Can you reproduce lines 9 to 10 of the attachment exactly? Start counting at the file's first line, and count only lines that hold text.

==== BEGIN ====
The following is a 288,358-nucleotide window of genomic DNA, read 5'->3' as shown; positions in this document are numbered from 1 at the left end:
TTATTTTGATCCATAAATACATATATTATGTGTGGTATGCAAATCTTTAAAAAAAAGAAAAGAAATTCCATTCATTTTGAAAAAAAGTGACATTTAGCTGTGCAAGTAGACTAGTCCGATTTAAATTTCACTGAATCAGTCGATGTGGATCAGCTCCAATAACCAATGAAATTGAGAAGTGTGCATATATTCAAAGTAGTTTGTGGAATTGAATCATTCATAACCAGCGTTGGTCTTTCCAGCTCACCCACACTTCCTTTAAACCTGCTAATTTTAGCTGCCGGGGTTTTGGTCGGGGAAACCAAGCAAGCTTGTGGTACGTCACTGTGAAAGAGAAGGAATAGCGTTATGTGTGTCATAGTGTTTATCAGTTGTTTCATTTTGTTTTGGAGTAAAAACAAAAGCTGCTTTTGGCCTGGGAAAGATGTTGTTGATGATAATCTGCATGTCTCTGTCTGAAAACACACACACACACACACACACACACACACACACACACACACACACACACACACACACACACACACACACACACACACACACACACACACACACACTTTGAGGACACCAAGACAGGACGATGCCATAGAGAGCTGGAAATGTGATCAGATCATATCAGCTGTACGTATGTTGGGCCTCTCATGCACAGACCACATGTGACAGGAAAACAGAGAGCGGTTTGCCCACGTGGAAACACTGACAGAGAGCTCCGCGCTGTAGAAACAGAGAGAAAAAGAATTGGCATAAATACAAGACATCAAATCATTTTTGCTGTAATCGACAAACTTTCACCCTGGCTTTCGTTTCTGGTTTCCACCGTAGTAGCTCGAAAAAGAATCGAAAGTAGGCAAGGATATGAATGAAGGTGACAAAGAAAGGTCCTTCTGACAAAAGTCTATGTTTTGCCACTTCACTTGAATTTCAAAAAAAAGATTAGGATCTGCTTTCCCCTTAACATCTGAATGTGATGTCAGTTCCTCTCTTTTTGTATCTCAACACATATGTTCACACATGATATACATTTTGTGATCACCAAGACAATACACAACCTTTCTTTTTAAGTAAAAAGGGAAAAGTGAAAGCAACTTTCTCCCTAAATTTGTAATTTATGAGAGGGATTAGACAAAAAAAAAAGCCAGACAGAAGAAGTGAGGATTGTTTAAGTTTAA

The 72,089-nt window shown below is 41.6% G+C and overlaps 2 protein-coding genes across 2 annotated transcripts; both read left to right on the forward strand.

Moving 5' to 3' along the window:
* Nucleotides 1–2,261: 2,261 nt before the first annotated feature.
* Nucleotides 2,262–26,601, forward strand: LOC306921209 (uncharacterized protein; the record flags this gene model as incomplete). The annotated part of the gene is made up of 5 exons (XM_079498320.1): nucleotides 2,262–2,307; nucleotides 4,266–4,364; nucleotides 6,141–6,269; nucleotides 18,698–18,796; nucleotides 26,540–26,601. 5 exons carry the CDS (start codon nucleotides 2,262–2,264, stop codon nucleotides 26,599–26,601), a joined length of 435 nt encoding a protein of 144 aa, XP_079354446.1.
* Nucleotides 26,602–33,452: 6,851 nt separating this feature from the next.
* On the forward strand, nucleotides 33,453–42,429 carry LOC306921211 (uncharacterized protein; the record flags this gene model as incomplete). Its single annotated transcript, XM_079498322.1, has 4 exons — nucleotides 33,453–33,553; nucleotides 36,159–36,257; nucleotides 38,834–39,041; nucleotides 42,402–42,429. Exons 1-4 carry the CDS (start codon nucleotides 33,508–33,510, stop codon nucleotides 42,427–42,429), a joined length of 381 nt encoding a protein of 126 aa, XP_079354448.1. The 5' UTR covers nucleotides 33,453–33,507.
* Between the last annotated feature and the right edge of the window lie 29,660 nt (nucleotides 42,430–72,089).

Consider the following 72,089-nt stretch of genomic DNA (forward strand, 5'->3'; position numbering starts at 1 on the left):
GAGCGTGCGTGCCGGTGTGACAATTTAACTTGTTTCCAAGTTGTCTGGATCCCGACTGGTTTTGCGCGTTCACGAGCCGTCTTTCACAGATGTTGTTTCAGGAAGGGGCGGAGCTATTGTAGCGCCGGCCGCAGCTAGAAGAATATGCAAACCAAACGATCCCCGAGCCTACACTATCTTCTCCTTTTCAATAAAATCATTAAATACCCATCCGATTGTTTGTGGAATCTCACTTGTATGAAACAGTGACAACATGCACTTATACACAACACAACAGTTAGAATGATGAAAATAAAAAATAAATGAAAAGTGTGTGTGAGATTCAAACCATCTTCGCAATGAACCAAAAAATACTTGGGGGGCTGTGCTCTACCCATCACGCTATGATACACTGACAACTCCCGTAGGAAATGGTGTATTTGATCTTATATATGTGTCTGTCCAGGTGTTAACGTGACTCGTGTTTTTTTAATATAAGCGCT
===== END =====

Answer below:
* Between the last annotated feature and the right edge of the window lie 29,660 nt (nucleotides 42,430–72,089).

Consider the following 72,089-nt stretch of genomic DNA (forward strand, 5'->3'; position numbering starts at 1 on the left):